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The Bure Valley Railway (BVR) has tested the use of bio-fuel under working conditions.
In June, the railway carried out trials to test the use of bio-fuel under normal operating conditions.
The aim of the latest trials was to test the fuel under more arduous working conditions and to try it on a second engine, extending the knowledge base of how the fuels perform under different working conditions and on other locomotives.
Steve Oates, the CEO of the Heritage Railway Association of which the Bure Valley Railway is a member, said: “With the supply of coal now under threat and global prices escalating, there’s an increasing desire among members to know if any form of bio-coal will actually happen on a large scale.”
The trials took place on Tuesday, 23 and Wednesday, 24 November, and were a collaboration between the railway, the Advanced Steam Traction Trust (ASTT), and Coal Products Limited (CPL) who manufactured the fuel.
The morning departures to Wroxham burnt Welsh coal from Ffos-y-fran open cast mine as a base comparator, whilst the afternoon departures burnt a variant of Ecoal50 developed by CPL based on feedback from the June trials.
On the Tuesday, locomotive No.6 Bickling Hall, which is fitted with a Lempor exhaust, was used; it had also been the locomotive used in the June trials. The Wednesday trials used No. 1 Wroxham Broad, which is fitted with a conventional exhaust.
The trials with No. 6 increased the load to 180% of the railway’s normal load to test the locomotive under the most-arduous combustion conditions that are found on the mainline or on Welsh narrow-gauge railways. In comparison, No. 1 was loaded to 113 % of what it would normally haul.
Using No. 1 allowed the fuel to be tested on a different locomotive which is smaller than No. 6 and also due for its 10-year overhaul in 2022.
The same driver, Scott Bunting, was the driver for both these trials and the June trials. On both days, the railhead conditions were not ideal, with leaf contamination, whilst there was also light drizzle on the Wednesday with No. 1. Both locomotives were working at the limit of their adhesion, even with the use of sanding, and were a test of the driver’s skill.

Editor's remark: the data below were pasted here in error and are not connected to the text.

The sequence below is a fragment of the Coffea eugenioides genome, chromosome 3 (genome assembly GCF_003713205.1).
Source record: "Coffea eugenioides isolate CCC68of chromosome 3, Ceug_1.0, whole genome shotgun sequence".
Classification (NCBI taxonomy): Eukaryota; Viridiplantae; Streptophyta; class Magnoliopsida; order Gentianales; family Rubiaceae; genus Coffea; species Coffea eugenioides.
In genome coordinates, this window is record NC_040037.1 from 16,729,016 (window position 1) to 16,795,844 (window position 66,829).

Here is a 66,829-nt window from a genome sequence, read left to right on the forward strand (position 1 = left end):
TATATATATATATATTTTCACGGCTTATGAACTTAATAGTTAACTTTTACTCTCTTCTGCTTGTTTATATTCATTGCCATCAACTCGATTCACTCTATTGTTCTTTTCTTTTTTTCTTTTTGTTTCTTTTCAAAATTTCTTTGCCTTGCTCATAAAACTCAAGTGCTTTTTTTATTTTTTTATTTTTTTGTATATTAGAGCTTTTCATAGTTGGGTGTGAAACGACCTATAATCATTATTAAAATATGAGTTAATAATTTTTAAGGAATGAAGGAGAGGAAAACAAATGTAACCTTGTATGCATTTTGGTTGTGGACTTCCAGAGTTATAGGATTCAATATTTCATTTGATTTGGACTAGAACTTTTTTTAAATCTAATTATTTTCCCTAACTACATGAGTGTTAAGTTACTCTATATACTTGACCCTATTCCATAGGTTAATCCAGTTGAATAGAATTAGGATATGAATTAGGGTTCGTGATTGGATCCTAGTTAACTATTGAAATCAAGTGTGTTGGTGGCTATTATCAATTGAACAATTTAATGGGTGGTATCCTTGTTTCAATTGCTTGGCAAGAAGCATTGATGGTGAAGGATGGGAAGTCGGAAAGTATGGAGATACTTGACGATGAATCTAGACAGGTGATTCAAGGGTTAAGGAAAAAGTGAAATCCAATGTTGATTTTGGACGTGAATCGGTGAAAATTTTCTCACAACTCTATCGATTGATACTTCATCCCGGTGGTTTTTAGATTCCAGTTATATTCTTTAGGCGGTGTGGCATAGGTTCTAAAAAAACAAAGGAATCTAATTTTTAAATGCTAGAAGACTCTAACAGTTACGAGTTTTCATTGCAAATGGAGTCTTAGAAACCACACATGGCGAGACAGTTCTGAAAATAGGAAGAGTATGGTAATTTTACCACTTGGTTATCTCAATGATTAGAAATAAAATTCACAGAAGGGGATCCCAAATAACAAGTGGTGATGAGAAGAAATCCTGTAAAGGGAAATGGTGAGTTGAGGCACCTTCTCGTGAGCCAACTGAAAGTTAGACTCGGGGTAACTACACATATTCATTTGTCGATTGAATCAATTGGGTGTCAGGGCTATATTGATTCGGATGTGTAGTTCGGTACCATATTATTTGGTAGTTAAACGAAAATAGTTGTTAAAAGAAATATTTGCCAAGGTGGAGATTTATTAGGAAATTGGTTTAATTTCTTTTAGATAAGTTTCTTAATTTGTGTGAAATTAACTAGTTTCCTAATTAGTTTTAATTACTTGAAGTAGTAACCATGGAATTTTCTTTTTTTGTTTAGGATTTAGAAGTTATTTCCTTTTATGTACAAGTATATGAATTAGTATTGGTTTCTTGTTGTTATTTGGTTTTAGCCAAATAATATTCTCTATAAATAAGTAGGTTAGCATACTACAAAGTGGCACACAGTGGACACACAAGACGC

The test protocol was the same as in June, with the fuel in the tender weighed and the water consumption measured. Ash in the ash pan and the char in the smokebox were also weighed. Transducers connected to a computer in the lead carriage measured smokebox vacuum, which gave an indication of maximum combustion rate, exhaust performance, and speed.
ASTT produced the test protocol, provided the test equipment, and supervised the trials, and CPL attended the trials to observe first-hand how the fuels performed.
John Hind, Chair ASTT said: “The June trials were only on one locomotive and at moderate firing rates and showed that No. 6 steamed as well with Ecoal50 as Ffos-y-fran but Ecoal50 fuel consumption was 28% greater than Ffos. To extend the knowledge base we were keen to trial the fuel at heavier loads with greater combustion rates and on another locomotive.
“The ’gut feel’ on the day from the footplate crew was that with this variant of Ecoal50 the locomotives steamed adequately but not as well as with Ffos-y-fran. The initial thought is that this is because of unburnt fuel carry over especially at higher rates of working. We also saw clinker on one run. There now comes a period of more detailed analysis and discussion with CPL.”
Julian Martin, Sales Director at CPL Industries, commenting on their involvement with the trials said: “The two trials conducted at BVR clearly show that there is a great opportunity for manufactured smokeless fuels made using biomass materials to replace traditional coals used in steam engines. The latest trial provided some great learnings, and CPL’s R&D team look forward to continuing to work with the steam heritage sector to develop the ideal fuels. We’re extremely grateful for the support and feedback we’ve had from many within the sector and in particular the time the ASTT, BVR and HRA have given to this project. We look forward to trialling new ideas in the near future”.
The Heritage Railway Association will now liaise with CPL Industries as its R&D team works to develop the company’s products to produce a bio-fuel that can replicate coal sufficiently enough to secure heritage steam for future generations.
This article first appeared on www.railadvent.co.uk
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